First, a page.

Thursday, February 05, 2009
Say hello to diazidomethane. Is it time for a change of underwear yet? I work with azides on a daily basis and I even determine the melting point of my azides. My azides are nice a stable because they all adhere to the 6 heavy atoms (carbon or heavier) per azido-group rule of thumb. However, if you stray from the 6 heavy atom path you are looking for trouble and if you decide to do 1/2 a carbon per azide as we have in this case you will be looking for a new chemistry department.
In this really interesting paper from Alcon Research Ltd. they unintentionally made a fair bit of diazidomethane when performing the synthetic sequence shown in the scheme below. To remove residual dichloromethan after the first step the chemists at Alcon redissolved the crude product in DMF and concentrated it to dryness. To my (and theirs I'm sure) surprise this doesn't remove all dichloromethane despite a huge difference in boiling point. After performing the second step, they worked the reaction up and concentrated it on a rotary evaporator.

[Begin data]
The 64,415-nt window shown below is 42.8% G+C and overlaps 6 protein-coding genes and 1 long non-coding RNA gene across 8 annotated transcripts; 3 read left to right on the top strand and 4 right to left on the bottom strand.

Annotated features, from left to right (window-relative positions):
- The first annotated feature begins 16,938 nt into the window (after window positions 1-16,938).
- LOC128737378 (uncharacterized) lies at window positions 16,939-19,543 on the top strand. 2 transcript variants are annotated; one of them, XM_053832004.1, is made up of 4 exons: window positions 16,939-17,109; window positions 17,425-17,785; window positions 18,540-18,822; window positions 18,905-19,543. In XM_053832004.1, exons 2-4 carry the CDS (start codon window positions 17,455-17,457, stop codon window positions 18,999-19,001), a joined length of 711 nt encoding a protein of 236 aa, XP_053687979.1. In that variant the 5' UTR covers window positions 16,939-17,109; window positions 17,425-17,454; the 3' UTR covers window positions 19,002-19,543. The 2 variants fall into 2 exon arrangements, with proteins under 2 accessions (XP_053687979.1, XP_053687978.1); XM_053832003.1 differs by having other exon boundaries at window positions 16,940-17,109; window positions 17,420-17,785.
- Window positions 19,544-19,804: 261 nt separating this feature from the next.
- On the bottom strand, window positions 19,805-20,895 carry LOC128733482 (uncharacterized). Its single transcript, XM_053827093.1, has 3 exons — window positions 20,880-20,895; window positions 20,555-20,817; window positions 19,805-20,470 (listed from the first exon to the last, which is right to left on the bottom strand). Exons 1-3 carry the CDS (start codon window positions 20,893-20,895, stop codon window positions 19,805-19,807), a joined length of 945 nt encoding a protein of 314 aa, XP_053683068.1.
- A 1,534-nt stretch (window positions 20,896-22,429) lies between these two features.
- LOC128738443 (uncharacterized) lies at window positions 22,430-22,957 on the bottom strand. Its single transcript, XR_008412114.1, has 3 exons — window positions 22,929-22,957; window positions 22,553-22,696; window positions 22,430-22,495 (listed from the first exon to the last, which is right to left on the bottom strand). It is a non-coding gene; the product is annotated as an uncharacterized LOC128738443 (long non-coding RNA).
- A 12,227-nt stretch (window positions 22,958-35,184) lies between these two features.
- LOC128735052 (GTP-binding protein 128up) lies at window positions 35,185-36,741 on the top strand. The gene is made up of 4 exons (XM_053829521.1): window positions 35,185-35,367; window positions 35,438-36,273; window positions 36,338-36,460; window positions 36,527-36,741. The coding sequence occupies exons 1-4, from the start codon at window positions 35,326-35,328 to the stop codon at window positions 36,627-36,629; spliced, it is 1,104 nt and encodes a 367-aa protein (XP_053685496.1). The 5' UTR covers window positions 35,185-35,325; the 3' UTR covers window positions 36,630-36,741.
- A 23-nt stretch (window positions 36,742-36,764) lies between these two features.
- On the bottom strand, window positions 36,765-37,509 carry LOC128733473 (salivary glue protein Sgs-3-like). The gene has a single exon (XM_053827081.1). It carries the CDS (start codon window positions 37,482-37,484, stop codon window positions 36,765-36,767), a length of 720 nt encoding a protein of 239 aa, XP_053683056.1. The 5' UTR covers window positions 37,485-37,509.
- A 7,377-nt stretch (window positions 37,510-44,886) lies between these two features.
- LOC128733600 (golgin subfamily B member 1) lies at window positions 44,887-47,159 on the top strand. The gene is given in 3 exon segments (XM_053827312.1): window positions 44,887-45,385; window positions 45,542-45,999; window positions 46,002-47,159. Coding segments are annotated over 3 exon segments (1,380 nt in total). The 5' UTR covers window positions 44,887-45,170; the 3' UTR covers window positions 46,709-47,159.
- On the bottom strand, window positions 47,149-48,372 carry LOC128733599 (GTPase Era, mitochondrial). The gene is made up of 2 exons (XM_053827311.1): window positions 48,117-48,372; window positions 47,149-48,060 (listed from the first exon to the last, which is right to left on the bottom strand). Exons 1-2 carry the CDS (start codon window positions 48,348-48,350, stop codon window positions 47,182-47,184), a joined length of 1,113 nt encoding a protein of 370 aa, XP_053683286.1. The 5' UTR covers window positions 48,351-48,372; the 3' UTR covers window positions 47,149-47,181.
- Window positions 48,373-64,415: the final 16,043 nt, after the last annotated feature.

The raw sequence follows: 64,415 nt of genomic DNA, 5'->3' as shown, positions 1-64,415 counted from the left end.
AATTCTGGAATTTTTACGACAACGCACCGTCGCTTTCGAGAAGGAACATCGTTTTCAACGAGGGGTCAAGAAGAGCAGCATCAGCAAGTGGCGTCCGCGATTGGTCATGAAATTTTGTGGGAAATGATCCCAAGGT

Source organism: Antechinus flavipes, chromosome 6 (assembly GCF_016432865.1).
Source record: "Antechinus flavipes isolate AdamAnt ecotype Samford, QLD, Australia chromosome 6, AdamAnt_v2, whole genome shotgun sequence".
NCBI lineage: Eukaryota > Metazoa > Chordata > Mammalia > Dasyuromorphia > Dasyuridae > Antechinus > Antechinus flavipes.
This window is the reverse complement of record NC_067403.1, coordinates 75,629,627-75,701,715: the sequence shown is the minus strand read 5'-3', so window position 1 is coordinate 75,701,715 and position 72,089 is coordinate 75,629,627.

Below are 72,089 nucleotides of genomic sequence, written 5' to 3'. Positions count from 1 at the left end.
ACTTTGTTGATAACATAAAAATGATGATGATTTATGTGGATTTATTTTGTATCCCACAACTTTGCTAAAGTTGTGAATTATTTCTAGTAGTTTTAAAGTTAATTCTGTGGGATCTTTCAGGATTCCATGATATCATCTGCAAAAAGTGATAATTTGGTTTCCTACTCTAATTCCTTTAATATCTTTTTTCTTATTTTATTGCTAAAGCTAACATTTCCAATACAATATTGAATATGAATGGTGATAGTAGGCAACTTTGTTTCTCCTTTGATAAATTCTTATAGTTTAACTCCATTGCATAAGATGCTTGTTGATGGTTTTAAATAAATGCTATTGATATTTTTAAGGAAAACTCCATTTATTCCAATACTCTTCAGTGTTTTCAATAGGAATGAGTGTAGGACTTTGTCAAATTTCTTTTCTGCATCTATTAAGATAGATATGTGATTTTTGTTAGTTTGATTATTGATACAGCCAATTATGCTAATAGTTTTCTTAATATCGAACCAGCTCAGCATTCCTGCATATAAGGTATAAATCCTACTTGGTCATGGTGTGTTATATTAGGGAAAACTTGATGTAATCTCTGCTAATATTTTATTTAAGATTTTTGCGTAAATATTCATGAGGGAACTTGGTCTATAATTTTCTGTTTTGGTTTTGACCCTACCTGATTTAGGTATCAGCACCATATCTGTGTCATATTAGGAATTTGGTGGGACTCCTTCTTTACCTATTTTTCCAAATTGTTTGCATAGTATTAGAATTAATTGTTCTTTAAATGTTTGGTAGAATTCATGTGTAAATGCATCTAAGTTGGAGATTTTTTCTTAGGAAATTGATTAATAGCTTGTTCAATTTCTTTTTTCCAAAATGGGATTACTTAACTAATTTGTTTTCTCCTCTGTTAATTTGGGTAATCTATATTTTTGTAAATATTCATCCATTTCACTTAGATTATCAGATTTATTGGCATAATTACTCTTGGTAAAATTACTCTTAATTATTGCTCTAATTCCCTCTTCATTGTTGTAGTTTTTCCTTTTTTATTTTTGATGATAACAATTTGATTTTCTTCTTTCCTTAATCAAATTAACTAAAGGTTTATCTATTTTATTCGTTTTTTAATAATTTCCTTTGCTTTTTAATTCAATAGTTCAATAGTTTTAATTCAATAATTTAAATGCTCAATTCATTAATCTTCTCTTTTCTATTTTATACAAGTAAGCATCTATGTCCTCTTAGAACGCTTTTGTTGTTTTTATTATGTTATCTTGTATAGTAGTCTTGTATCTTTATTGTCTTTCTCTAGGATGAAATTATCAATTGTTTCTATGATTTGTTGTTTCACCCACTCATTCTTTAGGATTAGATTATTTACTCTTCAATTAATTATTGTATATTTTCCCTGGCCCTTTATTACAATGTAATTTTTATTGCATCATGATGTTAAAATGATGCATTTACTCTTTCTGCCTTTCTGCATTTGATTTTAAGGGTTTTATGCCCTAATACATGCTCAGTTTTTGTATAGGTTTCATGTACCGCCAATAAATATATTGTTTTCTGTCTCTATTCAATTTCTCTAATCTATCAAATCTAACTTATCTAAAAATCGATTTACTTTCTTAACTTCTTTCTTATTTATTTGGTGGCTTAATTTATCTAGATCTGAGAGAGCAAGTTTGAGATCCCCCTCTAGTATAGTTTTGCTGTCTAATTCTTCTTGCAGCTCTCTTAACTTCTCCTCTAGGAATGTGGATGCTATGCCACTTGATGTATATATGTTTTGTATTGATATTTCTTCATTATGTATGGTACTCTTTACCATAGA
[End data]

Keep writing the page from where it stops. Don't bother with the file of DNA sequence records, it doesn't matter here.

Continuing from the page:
This is what they observed when they came back the next morning:
“... it was noted that about 30 mL of a twophase liquid had collected in the glass crosspiece at the bottom of the condenser assembly.”
When they attempted draining the stuff it decided to go nuts. All I’ll say is that nobody died but you’ll have to dig the paper out yourself if you want the full story.
Remember, halogenated solvents (dichoromethan, chloroform, 1,2-dichloroethane...) and azide ions are bad news. Don’t do it!